For a list of past and potential projects by disciplinary area, visit the Project Types page.


Has IISC worked in your community yet? 

In addition to the full partnerships that IISC has completed with the Iowa communities listed to the left, we have also collaborated on stand alone projects with more than 50 additional communities. To learn more about our past work across the state, visit the Projects page of this website.


EPIC-N Network

IISC is a member of the Educational Partnerships for Innovation in Communities-Network (EPIC-N). This global nonprofit and its members unite the human capital of universities with local governments and communities to improve the quality of life and social wealth for all involved. IISC, which is considered a leader in this work, was a founding designer of EPIC-N. Our director, Travis Kraus, currently serves on the organization's board.


Office of Community Engagement

IISC has a strong relationship with the University of Iowa Office of Community Engagement, which works to facilitate the development of mutually beneficial partnerships between faculty, staff, and students at the University of Iowa with community partners across the state, nation, and world.  


Several people look at academic posters on easels at an indoor public event in a gray room with wood floors.

IISC Celebrates Clinton Partnership

Monday, May 8, 2023
On Thursday, May 4, the Iowa Initiative for Sustainable Communities (IISC) capped off its year-long partnership with the community of Clinton, Iowa. Seven student groups made presentations, followed by a ceremony that included awards, remarks, and a documentary film screening.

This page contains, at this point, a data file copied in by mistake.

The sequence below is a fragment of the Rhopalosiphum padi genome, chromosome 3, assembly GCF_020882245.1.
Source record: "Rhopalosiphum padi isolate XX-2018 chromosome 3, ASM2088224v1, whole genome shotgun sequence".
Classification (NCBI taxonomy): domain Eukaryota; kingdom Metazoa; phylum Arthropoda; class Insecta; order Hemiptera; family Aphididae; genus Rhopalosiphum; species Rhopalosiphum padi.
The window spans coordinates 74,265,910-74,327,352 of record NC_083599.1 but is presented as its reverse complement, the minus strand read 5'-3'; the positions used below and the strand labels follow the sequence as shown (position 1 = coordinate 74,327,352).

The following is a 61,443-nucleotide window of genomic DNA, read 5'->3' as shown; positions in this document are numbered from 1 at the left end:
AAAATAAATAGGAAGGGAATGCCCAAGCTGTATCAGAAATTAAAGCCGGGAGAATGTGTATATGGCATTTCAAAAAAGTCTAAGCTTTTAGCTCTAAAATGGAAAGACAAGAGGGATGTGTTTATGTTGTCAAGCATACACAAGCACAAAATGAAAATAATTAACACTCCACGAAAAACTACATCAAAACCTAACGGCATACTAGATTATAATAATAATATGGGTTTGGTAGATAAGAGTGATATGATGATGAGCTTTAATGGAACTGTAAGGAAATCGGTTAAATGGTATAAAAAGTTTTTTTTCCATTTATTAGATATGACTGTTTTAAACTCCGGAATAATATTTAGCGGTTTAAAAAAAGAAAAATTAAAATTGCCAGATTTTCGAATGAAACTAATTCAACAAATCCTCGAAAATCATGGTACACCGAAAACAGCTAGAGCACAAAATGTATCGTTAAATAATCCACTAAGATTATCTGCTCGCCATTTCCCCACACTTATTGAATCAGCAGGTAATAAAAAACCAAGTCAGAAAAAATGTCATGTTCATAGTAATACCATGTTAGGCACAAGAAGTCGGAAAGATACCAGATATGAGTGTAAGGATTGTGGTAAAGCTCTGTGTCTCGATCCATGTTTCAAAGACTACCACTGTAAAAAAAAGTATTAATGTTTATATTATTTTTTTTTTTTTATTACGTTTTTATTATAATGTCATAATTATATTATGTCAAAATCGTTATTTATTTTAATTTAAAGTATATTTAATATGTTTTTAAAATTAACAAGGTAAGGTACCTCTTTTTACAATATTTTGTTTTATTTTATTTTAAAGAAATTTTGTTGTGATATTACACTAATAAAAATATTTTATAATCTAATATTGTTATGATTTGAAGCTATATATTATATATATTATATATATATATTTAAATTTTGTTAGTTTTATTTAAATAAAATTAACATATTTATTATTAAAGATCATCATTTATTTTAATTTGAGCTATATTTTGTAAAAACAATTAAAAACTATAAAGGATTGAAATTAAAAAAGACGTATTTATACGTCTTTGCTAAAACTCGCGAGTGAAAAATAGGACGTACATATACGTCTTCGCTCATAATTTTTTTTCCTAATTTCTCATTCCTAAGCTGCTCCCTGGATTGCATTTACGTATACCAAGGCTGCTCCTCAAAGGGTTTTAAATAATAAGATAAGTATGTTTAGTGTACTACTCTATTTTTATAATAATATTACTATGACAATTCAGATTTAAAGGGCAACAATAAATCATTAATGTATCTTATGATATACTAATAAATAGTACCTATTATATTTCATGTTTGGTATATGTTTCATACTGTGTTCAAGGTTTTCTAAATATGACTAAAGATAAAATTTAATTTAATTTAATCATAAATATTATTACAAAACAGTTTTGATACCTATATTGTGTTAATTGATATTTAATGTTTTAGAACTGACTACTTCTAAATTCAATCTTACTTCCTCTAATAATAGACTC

Two young women talk with an older man at a business event with people milling in the background.

Students Advocate at Hawkeye Caucus Day

Monday, May 8, 2023
As Master of Public Affairs (MPA) students participating in the IISC program, Payton Colbert and Maggie Schnurr shared a student perspective. Both Colbert and Schnurr worked with the IISC partnership in Clinton. “I study policy and what makes it work and what makes it fail,” Schnurr says. “I think that it’s important to evaluate policy not just by standards of 'does it work' but by looking at 'who does it work for?'"
A group of people in an alley that has a lot of graffiti and other art.

Courses Combine to Focus on Creative, Equitable Placemaking

Wednesday, April 5, 2023
One of the most cross-disciplinary classes on campus is actually two classes that have opted to combine forces. Travis Kraus teaches Community Development through Creative Placemaking in the School of Planning and Public Affairs, while Loyce Arthur teaches Action! Engage! Art! Creative Placemaking for the Public Good in the Department of Theatre Arts. Undergrad and graduate students from those departments, as well as political science, dance, engineering, and public health meet to discuss creativity and equity in placemaking.
Manchester Fish Hatchery mural ribbon cutting

Manchester Fish Hatchery Celebrates New Mural

Sunday, April 23, 2023
The mural was made possible by the Maquoketa River Watershed Management Authority. Through an Iowa DNR watershed planning grant, they enlisted the help of the University of Iowa’s Initiative for Sustainable Communities program, which takes students out of the classroom and into communities to complete real-world projects.
Five people outside holding papers and binders, smiling into the sun.

Clinton's Liberty Square - Revitalizing a former brown field

Tuesday, April 11, 2023
For their capstone project, graduate students in planning and sustainable development have spent the year conceiving a new life for an area at the western entrance of Clinton, IA. The group sought public input during design charrettes in order to come up with four concepts for the narrow land that was once the site of a railroad repair shop.